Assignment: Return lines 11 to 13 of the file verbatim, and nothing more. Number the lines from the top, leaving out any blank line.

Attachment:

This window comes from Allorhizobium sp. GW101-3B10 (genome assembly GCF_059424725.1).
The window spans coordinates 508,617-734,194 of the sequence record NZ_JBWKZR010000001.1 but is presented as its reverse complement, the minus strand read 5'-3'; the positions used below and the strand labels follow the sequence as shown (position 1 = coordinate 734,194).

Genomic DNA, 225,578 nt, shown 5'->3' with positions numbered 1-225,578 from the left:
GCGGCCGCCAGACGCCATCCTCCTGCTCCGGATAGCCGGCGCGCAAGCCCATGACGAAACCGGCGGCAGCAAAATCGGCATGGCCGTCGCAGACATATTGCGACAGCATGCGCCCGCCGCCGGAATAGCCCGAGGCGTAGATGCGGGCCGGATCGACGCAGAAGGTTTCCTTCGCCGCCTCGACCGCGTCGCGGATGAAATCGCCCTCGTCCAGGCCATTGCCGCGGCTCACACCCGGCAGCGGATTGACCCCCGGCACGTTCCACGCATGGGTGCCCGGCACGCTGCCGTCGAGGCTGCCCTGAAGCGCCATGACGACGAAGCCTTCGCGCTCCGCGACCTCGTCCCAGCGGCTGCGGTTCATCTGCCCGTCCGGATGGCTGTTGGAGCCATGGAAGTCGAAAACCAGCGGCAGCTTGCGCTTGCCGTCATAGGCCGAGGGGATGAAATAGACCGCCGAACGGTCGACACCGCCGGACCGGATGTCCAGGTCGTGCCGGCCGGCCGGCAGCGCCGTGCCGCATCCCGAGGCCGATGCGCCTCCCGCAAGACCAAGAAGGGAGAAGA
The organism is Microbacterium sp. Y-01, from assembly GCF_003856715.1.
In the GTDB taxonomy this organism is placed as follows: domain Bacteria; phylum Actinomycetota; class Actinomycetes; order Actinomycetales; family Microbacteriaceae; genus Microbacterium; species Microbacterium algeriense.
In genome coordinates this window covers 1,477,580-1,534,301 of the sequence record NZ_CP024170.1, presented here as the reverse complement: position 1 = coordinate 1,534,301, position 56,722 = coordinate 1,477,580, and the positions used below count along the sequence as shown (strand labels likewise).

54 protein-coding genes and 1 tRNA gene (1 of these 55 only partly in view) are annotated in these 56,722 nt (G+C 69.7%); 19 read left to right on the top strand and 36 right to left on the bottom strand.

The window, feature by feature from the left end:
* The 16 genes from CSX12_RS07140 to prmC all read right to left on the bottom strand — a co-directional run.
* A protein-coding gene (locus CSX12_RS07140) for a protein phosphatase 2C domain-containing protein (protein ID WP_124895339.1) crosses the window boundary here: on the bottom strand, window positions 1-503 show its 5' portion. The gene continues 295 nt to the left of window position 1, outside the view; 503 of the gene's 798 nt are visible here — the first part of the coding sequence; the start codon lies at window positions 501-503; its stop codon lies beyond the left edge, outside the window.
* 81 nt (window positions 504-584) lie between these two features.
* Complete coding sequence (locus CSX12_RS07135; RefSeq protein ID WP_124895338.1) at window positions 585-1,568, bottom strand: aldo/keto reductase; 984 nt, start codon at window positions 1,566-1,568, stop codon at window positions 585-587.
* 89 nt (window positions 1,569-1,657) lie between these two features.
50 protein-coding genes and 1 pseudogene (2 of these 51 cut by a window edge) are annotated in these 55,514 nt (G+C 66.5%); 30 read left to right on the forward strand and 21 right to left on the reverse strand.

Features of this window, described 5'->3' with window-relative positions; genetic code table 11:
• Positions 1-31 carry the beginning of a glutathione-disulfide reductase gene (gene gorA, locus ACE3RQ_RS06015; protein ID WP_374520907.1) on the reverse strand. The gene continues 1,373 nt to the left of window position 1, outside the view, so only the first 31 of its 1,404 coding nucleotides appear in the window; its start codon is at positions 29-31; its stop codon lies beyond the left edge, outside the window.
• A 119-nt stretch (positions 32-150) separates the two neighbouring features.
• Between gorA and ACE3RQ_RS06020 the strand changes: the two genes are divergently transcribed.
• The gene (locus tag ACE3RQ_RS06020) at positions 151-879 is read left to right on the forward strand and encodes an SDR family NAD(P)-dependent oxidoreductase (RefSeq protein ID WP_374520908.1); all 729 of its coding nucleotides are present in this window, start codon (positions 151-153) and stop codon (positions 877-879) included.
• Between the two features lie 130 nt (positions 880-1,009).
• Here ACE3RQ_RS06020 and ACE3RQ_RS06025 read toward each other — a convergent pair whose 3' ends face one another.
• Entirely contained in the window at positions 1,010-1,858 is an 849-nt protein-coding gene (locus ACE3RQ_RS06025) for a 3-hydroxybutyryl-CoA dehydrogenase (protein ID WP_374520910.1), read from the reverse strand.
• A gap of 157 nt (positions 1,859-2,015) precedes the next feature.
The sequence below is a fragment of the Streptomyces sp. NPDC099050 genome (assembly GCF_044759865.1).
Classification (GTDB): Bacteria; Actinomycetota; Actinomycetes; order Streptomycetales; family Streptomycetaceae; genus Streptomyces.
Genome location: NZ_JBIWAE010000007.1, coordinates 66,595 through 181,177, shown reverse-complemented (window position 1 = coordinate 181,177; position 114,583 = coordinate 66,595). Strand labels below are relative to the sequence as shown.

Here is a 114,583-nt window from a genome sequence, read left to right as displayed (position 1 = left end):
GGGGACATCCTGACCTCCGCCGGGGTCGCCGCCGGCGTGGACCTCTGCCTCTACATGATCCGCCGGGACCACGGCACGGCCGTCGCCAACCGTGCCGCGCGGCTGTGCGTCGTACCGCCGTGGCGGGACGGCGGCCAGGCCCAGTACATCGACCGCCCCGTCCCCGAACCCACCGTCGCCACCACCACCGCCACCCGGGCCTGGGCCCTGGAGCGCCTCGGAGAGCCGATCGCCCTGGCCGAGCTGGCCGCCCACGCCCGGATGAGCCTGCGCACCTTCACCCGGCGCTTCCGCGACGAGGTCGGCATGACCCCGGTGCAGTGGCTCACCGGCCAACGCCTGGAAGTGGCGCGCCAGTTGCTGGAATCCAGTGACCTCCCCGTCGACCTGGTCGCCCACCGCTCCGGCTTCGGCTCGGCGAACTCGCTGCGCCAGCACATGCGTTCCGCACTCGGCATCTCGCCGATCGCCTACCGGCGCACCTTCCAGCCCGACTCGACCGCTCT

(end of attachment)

* A protein-coding gene (locus CSX12_RS07140) for a protein phosphatase 2C domain-containing protein (protein ID WP_124895339.1) crosses the window boundary here: on the bottom strand, window positions 1-503 show its 5' portion. The gene continues 295 nt to the left of window position 1, outside the view; 503 of the gene's 798 nt are visible here — the first part of the coding sequence; the start codon lies at window positions 501-503; its stop codon lies beyond the left edge, outside the window.
* 81 nt (window positions 504-584) lie between these two features.
* Complete coding sequence (locus CSX12_RS07135; RefSeq protein ID WP_124895338.1) at window positions 585-1,568, bottom strand: aldo/keto reductase; 984 nt, start codon at window positions 1,566-1,568, stop codon at window positions 585-587.